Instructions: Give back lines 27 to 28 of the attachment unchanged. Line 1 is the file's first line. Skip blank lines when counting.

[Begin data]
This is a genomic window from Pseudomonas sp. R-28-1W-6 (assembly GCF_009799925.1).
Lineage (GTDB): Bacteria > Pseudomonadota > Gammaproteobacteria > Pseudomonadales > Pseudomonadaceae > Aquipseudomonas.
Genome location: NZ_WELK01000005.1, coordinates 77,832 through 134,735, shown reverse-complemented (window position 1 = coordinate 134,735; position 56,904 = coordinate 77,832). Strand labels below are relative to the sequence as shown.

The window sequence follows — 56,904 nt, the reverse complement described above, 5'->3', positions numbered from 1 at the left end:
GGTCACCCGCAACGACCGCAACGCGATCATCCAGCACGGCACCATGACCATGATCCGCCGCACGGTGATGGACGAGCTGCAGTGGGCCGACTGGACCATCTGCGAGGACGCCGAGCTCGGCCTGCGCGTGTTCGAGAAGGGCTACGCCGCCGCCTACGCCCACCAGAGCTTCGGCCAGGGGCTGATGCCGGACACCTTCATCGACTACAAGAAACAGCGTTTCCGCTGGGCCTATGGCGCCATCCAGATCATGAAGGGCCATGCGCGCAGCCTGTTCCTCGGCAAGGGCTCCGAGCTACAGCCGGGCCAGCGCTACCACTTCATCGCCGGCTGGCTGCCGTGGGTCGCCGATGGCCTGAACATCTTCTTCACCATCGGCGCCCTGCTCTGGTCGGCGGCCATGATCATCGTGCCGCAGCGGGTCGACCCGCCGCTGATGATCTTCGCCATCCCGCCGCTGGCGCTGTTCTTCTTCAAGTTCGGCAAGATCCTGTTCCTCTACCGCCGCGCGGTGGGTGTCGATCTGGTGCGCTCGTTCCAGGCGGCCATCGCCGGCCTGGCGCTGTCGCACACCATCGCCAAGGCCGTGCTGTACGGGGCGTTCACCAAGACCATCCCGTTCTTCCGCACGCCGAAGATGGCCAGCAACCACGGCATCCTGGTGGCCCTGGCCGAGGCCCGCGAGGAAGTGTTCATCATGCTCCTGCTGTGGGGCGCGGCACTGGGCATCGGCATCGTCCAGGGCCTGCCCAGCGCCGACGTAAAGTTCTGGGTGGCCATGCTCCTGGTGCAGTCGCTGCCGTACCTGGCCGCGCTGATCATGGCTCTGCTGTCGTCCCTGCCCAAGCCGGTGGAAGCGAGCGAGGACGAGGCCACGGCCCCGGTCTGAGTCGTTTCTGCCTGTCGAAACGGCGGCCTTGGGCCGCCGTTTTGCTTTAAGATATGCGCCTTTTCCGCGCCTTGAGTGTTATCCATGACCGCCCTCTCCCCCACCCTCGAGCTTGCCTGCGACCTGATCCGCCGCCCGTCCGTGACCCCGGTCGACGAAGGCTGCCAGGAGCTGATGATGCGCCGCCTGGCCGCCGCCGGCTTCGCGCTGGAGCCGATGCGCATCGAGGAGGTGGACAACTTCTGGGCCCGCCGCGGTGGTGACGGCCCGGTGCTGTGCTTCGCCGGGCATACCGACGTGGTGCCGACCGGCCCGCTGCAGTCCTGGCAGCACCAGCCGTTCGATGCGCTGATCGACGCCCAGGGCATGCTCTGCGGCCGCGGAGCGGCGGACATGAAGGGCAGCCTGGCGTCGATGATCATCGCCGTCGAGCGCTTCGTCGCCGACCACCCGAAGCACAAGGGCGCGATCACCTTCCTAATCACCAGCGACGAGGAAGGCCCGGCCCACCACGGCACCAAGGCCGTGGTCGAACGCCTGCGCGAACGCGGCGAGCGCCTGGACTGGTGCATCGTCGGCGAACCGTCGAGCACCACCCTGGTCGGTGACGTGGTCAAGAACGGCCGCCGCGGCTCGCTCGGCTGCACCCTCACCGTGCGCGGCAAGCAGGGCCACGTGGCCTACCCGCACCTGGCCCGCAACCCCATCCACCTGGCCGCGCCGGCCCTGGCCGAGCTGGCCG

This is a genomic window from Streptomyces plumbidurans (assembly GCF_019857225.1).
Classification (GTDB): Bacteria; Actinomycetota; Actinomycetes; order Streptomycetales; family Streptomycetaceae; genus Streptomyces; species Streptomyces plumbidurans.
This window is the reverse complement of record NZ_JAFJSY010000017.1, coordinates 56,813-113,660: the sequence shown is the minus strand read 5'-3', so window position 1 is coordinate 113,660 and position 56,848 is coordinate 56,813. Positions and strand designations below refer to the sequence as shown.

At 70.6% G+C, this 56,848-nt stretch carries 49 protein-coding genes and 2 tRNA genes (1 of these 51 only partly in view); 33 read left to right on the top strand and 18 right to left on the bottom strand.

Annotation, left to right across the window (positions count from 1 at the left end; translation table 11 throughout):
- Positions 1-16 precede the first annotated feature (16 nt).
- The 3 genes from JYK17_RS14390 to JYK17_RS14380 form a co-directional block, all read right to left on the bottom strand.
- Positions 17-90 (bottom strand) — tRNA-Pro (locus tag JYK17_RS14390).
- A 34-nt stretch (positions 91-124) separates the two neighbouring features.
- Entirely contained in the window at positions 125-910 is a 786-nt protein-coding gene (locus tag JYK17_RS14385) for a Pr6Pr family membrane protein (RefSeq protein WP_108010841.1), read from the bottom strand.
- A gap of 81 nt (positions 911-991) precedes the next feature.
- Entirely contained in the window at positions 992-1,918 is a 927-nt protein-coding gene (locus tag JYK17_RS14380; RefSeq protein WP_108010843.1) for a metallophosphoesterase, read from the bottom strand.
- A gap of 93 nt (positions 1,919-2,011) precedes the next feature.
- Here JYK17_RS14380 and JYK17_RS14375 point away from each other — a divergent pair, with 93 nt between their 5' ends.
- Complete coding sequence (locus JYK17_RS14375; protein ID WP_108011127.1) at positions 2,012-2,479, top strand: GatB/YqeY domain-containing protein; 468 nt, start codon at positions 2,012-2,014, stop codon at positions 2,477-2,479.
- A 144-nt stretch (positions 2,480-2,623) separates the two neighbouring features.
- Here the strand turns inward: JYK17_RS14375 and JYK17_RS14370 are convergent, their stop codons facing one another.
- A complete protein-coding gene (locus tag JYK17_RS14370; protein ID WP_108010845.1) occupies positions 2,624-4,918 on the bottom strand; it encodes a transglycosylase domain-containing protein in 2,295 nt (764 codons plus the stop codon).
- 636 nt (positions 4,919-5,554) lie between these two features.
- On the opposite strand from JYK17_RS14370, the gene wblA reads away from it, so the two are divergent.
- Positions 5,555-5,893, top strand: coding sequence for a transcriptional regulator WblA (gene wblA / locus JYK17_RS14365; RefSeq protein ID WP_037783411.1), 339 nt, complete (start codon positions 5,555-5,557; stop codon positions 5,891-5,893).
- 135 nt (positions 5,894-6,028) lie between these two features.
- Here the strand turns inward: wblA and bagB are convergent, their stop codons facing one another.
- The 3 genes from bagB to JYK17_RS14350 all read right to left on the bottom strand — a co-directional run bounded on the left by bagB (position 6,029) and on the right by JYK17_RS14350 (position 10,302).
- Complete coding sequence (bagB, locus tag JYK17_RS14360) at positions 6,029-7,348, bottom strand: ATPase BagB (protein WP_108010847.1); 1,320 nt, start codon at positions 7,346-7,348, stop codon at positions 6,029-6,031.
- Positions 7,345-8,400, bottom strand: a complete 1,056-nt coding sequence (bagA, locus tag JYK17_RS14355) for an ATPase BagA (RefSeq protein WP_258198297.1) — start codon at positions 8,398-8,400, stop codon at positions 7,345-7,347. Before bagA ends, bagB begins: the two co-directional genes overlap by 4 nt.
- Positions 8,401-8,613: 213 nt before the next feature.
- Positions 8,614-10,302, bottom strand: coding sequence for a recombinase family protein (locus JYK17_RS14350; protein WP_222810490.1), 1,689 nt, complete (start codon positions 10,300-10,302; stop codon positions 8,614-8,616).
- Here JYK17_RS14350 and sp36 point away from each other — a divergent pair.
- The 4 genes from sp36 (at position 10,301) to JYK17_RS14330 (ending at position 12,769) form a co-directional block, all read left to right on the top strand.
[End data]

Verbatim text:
- 135 nt (positions 5,894-6,028) lie between these two features.
- Here the strand turns inward: wblA and bagB are convergent, their stop codons facing one another.